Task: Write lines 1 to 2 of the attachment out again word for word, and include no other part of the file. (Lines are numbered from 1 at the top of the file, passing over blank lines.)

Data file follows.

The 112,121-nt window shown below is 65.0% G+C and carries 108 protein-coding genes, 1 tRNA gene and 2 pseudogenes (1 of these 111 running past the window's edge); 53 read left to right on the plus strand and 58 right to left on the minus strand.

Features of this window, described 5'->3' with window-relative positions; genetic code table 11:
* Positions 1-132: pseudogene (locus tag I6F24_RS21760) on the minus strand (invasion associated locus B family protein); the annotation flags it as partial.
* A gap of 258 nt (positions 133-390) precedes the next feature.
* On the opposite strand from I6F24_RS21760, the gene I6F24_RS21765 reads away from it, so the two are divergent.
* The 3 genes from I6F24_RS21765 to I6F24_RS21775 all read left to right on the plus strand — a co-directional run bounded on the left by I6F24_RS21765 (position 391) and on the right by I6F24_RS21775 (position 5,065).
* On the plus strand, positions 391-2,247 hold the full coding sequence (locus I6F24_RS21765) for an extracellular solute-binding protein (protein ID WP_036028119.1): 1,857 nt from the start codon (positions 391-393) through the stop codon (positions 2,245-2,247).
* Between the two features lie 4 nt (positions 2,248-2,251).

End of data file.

The 112,121-nt window shown below is 65.0% G+C and carries 108 protein-coding genes, 1 tRNA gene and 2 pseudogenes (1 of these 111 running past the window's edge); 53 read left to right on the plus strand and 58 right to left on the minus strand.

Features of this window, described 5'->3' with window-relative positions; genetic code table 11: